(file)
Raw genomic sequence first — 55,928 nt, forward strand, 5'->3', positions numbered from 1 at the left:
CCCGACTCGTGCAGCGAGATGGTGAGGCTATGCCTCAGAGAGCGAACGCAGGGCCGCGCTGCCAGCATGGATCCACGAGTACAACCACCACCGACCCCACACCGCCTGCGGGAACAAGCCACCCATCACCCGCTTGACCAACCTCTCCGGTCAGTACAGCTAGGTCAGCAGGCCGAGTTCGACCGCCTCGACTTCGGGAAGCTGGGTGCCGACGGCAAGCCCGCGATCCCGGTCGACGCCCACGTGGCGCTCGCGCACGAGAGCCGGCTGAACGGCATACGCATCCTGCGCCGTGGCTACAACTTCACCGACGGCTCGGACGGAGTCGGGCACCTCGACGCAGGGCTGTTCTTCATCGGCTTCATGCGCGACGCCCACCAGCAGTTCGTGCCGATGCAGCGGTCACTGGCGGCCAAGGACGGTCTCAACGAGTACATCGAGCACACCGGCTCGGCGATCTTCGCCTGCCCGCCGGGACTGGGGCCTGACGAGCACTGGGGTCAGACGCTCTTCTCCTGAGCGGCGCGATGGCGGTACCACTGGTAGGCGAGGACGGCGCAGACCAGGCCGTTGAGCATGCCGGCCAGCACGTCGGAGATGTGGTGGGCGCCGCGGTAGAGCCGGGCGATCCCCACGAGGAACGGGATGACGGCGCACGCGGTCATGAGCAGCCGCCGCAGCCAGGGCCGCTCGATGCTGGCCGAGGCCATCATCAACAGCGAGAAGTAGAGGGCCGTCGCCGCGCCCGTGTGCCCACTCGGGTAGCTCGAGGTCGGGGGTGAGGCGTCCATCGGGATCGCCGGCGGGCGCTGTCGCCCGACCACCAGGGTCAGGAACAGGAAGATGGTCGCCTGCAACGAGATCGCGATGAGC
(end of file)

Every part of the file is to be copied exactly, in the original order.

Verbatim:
Raw genomic sequence first — 55,928 nt, forward strand, 5'->3', positions numbered from 1 at the left:
CCCGACTCGTGCAGCGAGATGGTGAGGCTATGCCTCAGAGAGCGAACGCAGGGCCGCGCTGCCAGCATGGATCCACGAGTACAACCACCACCGACCCCACACCGCCTGCGGGAACAAGCCACCCATCACCCGCTTGACCAACCTCTCCGGTCAGTACAGCTAGGTCAGCAGGCCGAGTTCGACCGCCTCGACTTCGGGAAGCTGGGTGCCGACGGCAAGCCCGCGATCCCGGTCGACGCCCACGTGGCGCTCGCGCACGAGAGCCGGCTGAACGGCATACGCATCCTGCGCCGTGGCTACAACTTCACCGACGGCTCGGACGGAGTCGGGCACCTCGACGCAGGGCTGTTCTTCATCGGCTTCATGCGCGACGCCCACCAGCAGTTCGTGCCGATGCAGCGGTCACTGGCGGCCAAGGACGGTCTCAACGAGTACATCGAGCACACCGGCTCGGCGATCTTCGCCTGCCCGCCGGGACTGGGGCCTGACGAGCACTGGGGTCAGACGCTCTTCTCCTGAGCGGCGCGATGGCGGTACCACTGGTAGGCGAGGACGGCGCAGACCAGGCCGTTGAGCATGCCGGCCAGCACGTCGGAGATGTGGTGGGCGCCGCGGTAGAGCCGGGCGATCCCCACGAGGAACGGGATGACGGCGCACGCGGTCATGAGCAGCCGCCGCAGCCAGGGCCGCTCGATGCTGGCCGAGGCCATCATCAACAGCGAGAAGTAGAGGGCCGTCGCCGCGCCCGTGTGCCCACTCGGGTAGCTCGAGGTCGGGGGTGAGGCGTCCATCGGGATCGCCGGCGGGCGCTGTCGCCCGACCACCAGGGTCAGGAACAGGAAGATGGTCGCCTGCAACGAGATCGCGATGAGC